TeraCopy for Faster Data copy from One Drive to Another



Minimum System Requirements

Processor : Dual Core
RAM : 1 GB
Setup Size : 100 MB Approx.


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TeraCopy is a freemium file transfer utility designed as an alternative for the built-in Windows Explorer file transfer feature. Its focus is data integrity, file transfer reliability and the ability to pause or resume file transfers. TeraCopy uses dynamically adjusted buffers to reduce seek times. Asynchronous copy speeds up file transfer between two physical hard drives. The processes can be paused or resumed.


In case of transfer errors, TeraCopy will try several times; after that, it skips the faulty file and proceeds with the rest of the operation. TeraCopy also shows failed file transfers and allows the user to fix the problem and recopy the problematic files. TeraCopy offers no explanation for skipped files; it simply reports them as “Skipped”. It may skip copying for numerous reasons that the user could correct if they were known, such as a too-long file name.

TeraCopy can replace Windows Explorer‘s copy and move functions. The author asserts that it has full Unicode support.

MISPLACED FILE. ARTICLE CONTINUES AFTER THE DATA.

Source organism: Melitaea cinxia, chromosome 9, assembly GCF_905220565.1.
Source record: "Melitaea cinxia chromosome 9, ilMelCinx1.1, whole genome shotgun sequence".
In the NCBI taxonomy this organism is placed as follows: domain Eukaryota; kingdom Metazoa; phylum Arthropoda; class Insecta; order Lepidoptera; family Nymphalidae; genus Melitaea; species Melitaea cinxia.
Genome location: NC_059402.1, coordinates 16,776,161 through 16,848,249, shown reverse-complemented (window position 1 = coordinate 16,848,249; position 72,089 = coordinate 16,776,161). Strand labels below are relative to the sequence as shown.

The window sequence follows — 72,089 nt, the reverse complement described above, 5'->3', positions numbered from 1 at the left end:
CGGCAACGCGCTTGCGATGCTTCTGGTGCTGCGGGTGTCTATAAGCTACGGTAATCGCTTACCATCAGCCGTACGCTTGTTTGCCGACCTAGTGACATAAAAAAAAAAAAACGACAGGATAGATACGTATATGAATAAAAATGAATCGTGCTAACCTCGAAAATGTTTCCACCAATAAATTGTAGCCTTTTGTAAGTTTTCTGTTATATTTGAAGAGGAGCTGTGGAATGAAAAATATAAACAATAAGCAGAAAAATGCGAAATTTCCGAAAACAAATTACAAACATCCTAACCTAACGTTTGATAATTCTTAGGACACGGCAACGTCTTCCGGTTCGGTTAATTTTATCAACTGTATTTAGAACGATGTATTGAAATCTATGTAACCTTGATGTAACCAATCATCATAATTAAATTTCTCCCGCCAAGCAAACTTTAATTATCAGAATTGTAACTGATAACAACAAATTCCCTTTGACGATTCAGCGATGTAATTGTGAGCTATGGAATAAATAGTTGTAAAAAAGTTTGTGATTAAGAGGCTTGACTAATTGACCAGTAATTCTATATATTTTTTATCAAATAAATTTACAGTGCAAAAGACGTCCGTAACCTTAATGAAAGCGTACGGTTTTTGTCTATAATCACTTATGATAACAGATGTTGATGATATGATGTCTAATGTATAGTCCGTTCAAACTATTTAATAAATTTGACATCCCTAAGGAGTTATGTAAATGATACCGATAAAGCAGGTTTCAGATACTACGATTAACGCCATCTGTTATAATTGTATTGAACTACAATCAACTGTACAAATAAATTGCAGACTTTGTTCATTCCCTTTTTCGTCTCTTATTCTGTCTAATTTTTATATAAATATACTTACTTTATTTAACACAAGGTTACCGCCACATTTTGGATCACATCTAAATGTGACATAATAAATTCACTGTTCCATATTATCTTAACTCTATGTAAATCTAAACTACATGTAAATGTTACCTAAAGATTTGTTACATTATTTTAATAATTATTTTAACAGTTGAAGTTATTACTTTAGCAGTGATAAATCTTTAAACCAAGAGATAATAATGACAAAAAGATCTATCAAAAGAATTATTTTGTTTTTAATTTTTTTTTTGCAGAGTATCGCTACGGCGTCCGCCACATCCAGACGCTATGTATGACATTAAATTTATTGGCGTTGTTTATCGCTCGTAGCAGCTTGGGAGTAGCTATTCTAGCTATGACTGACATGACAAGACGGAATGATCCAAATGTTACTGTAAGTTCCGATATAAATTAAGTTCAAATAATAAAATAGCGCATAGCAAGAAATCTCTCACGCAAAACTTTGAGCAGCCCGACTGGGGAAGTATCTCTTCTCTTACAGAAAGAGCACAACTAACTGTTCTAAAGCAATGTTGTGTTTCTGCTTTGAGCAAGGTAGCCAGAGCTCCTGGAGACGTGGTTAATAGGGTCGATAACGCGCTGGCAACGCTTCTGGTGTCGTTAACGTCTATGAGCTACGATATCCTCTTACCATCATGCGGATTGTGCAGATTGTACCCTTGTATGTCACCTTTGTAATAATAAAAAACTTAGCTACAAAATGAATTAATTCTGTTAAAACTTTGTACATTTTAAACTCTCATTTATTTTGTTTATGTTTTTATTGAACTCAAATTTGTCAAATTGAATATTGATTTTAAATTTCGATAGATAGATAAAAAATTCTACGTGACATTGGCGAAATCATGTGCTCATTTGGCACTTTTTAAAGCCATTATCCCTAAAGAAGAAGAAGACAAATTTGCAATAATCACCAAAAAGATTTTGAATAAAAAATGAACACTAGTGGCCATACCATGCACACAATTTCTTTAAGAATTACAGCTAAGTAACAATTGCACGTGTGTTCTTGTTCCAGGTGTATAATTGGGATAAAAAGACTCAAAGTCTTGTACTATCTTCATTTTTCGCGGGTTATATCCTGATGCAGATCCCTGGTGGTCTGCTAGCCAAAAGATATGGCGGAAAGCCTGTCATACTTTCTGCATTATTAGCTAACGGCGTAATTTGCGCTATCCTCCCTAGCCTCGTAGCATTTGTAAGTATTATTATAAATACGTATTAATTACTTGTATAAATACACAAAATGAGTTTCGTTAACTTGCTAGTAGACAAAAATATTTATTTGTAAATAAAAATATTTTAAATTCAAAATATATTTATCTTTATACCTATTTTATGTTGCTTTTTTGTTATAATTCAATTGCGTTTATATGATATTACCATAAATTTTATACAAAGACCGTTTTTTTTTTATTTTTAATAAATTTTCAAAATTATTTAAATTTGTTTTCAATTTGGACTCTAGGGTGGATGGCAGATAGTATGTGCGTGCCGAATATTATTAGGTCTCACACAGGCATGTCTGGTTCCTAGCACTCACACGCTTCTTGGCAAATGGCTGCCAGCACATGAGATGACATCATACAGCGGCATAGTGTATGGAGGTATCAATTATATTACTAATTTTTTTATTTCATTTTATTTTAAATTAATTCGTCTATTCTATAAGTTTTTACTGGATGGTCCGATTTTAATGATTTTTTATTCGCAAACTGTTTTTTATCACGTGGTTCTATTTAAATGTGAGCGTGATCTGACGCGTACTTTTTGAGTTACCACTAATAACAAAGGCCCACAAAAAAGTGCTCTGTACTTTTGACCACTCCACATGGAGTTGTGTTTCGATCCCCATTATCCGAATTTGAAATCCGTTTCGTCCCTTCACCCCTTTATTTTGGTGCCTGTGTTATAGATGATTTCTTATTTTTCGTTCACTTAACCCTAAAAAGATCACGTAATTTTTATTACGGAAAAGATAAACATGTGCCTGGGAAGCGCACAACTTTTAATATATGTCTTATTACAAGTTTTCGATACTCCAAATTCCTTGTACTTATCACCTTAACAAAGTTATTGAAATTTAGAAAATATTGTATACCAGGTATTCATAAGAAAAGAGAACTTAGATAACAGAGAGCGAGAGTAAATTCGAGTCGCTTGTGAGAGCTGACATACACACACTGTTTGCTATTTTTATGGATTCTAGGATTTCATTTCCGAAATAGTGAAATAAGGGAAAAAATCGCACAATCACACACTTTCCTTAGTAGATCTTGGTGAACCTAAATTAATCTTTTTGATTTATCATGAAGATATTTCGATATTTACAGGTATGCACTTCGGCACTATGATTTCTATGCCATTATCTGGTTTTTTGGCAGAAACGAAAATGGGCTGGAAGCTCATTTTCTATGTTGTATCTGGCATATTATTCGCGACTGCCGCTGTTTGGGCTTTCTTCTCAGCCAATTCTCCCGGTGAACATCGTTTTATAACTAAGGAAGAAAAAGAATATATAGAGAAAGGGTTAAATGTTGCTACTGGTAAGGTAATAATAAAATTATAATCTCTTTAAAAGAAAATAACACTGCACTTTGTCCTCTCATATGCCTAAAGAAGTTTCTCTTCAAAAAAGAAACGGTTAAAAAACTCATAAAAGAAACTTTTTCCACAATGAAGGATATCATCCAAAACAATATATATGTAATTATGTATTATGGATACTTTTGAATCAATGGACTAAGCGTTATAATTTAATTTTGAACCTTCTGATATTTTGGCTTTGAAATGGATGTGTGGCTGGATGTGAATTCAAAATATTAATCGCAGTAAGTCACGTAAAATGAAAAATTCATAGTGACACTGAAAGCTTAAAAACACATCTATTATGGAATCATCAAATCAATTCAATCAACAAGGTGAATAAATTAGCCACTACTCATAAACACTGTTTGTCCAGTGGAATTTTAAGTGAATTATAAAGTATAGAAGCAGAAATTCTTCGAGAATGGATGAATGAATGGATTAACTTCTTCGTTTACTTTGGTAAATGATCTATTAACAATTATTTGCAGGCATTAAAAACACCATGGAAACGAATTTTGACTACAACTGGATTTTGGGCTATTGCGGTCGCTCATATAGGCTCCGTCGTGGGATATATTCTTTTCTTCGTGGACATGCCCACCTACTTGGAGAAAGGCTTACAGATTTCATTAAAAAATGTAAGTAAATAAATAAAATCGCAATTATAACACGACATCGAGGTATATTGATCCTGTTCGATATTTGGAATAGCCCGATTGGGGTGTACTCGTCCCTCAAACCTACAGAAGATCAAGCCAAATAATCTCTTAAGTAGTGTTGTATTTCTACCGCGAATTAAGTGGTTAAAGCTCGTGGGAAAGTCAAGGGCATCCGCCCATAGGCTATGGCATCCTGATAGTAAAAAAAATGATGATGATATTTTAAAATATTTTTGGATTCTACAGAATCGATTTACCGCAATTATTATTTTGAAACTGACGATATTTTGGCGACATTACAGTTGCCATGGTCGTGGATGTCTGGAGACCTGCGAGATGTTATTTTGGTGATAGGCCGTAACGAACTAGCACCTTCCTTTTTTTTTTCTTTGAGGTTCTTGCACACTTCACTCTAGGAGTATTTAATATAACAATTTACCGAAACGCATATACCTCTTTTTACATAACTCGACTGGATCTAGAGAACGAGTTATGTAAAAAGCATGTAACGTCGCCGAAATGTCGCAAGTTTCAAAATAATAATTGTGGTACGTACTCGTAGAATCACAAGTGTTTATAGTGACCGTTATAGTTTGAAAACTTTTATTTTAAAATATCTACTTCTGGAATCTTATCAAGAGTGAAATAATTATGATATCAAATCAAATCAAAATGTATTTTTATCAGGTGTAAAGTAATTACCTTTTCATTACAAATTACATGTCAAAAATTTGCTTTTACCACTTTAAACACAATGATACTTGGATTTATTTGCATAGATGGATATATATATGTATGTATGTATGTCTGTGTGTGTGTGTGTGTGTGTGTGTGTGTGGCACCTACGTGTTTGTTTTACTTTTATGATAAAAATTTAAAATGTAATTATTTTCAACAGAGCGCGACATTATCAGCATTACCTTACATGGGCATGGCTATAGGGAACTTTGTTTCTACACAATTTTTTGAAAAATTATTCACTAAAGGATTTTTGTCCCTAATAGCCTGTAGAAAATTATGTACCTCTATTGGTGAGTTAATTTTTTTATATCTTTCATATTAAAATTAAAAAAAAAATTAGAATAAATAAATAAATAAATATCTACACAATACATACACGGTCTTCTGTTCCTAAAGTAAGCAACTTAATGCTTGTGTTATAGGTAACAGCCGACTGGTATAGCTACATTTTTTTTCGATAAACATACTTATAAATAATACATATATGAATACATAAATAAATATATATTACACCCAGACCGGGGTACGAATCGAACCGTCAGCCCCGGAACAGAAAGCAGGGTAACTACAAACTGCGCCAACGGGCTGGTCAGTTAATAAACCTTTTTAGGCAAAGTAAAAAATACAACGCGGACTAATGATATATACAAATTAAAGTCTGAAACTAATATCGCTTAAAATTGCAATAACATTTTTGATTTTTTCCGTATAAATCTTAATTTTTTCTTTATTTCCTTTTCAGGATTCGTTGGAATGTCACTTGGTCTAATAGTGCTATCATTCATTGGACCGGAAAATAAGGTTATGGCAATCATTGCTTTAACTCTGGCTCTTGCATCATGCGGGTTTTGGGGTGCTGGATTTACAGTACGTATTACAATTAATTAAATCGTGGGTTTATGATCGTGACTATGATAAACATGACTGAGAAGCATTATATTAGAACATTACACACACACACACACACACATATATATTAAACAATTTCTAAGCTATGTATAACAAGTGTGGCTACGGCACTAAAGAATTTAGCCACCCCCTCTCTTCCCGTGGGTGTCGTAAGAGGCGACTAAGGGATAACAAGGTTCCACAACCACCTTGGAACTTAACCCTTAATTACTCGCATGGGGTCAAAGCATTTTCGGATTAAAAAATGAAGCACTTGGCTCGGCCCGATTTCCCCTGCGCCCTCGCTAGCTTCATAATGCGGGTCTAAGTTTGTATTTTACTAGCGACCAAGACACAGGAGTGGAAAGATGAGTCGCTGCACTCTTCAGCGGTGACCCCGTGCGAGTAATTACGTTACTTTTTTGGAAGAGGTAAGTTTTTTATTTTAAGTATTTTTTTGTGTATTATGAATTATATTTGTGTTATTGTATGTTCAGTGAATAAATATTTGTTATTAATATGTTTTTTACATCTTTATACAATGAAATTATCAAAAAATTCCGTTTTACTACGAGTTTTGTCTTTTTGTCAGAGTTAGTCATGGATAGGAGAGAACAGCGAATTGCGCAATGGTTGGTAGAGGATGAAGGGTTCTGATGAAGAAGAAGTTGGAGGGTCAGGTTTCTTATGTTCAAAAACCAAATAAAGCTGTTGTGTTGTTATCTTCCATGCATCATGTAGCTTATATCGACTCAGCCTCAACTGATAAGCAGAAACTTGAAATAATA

TeraCopy is an example of the freemium licensing model. A basic edition is offered as freeware but may only be used in non-commercial environments. TeraCopy Pro, a shareware version of the utility, adds additional features such as having a list of favorite folders to be used as a copy destination and the ability to modify the copy queue.


In 2007, Ionut Ilascu from Softpedia.com commended the utility on its ability for its error recovery functionality and concluded “TeraCopy is a lot faster than Windows Explorer on XP is, but only with proper defragmentation. On Vista, it moves a tad slower even if defragmentation of the disk has been performed.”

In 2009 Jason Fitzpatrick from Lifehacker praised the usability by stating “It doesn’t overwhelm you with a plethora of settings or options” and also called it “just advanced enough.” Subsequently, Lifehacker visitors voted TeraCopy by a large margin as the best Windows file copier out of four other contestants.

In a 2010 review, CNET called it a “nifty piece of freeware” and recommended it for all Windows users.